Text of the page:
Featured Comments: Week of 2012 March 18

There was no "Featured Comments" post last week as there were no comments on the previous week's posts. This past week, there was one post that got a few comments, so I will repost all of those.

Review: Cinnamon 1.4

Reader Sean Lynch said, "This is a great review of Cinnamon. Not finding gnome-terminal in /usr/bin is strange. That's where mine is and I did a standard install of mint 12 from the DVD. Have you tried 'sudo apt-get install gnome-terminal'? I would only disagree with one thing you wrote: 'Cinnamon is a new desktop shell for GNOME 3 that aims to emulate either the standard GNOME 2 desktop or the usual Linux Mint-based GNOME 2 desktop' Reading the Cinnamon site and what Clem has written, I think that this isn't too accurate. I believe that Cinnamon is just an alternate to Gnome 3 shell, not a re-implementation of Gnome 2. Cinnamon will never be an exact clone of Gnome 2, but it will be a better Gnome 3. Gnome 2 left a lot to be desired when it was released. It took over a year for it to get to be reasonably configurable and even then it never was as configurable as Gnome 1.4. I'm hoping that about 1 year from now Cinnamon will be pretty nice. I've been using Cinnamon since 1.1 and the stability has increased amazingly. I think that the releases before 1.4 should have been pre-releases with 1.4 as the first stable release. Now, hopefully, more functionality will come. Thanks again, and good luck finding that terminal!"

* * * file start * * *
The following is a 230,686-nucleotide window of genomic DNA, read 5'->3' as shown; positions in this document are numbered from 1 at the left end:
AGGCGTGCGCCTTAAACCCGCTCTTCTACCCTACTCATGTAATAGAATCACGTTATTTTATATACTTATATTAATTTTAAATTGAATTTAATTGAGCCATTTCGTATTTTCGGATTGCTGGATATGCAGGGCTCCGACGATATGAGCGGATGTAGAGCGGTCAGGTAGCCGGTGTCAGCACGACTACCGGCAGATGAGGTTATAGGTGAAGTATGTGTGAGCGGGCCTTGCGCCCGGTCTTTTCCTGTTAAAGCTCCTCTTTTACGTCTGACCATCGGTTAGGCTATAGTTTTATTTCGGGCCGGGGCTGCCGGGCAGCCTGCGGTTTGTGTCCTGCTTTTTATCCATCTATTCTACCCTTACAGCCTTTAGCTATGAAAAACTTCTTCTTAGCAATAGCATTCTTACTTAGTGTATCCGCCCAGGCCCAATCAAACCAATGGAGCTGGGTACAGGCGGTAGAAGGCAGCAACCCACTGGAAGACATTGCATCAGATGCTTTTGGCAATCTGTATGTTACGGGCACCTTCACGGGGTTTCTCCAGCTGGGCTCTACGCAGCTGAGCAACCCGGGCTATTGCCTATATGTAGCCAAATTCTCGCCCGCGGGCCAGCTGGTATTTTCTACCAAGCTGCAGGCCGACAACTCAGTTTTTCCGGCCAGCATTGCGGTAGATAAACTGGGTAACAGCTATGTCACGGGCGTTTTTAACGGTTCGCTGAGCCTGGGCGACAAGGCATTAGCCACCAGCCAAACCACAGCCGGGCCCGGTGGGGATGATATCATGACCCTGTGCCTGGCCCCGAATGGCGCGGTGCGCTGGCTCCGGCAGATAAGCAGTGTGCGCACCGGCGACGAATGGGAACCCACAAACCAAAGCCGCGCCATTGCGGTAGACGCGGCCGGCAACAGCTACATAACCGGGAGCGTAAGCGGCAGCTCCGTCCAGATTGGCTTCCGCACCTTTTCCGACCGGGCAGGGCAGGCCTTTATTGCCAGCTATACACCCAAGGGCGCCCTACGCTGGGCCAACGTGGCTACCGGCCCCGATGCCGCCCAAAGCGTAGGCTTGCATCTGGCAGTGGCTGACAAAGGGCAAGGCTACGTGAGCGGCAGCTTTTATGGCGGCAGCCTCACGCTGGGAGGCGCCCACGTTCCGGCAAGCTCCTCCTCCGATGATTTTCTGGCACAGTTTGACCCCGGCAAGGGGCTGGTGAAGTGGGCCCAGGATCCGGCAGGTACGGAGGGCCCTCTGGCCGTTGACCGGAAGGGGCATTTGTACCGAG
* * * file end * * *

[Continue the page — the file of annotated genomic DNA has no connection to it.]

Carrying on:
An anonymous commenter had this suggestion: "@PV in your reviews can you please check if network-manager , modem-manager & mobile-broadband are included so that if we don't have a hard line or use modems or phones we are not w/o internet".
Another anonymous reader had this hypothesis: "Solusos USB boots if written using unetbootin in Linux. May be you were trying in Virtualbox. I am able to use it and it works great." (It was a good guess, but I wasn't trying to create the live USB system from within a VM.)

Thanks to all those who commented on this past week's posts. This coming week, I am on spring break (and I am back home safely), so I will definitely be free to write stuff, but I can't think of anything that I might write about now, so hopefully I can think of something. In any case, if you like what I write, please continue subscribing and commenting!


Review: Cinnamon 1.4

This was actually going to be a preview of SolusOS, both because I wanted to do it and because a commenter had requested it. Unfortunately, MultiSystem refused to write SolusOS to the USB, while SolusOS was unbootable after being written to the USB by UnetBootin. Hence, I could not try it out. Instead, I am trying out Cinnamon 1.4.

Cinnamon Menu
A few months ago, I reviewed Linux Mint 12 "Lisa" with GNOME 3/Shell. Although it used GNOME 3/Shell, it tried to make it better through the Mint GNOME Shell Extensions (MGSE). At that time, I said that while MGSE was a valiant effort to make GNOME 3/Shell more usable, I would rather just use MATE. Well, since then, the Linux Mint developers have ditched MGSE entirely in favor of GNOME 3/Cinnamon. Cinnamon is a new desktop shell for GNOME 3 that aims to emulate either the standard GNOME 2 desktop or the usual Linux Mint-based GNOME 2 desktop, depending upon the user. It also aims to make GNOME 3 a lot more configurable.

Last week, I wrote a post about how I would transform MATE into something that I already use on a daily basis, but I also mentioned that I should withhold judgment about Cinnamon until after actually trying it. Well, I am trying it now to see if it could do a reasonably good job of replacing my preferred GNOME 2 desktop setup. Follow the jump to see what it is like. I tested this on a live USB session of Ubuntu MATE Remix made with MultiSystem.


How-To: Get My Desktop with MATE in Ubuntu

Installing MATE Patches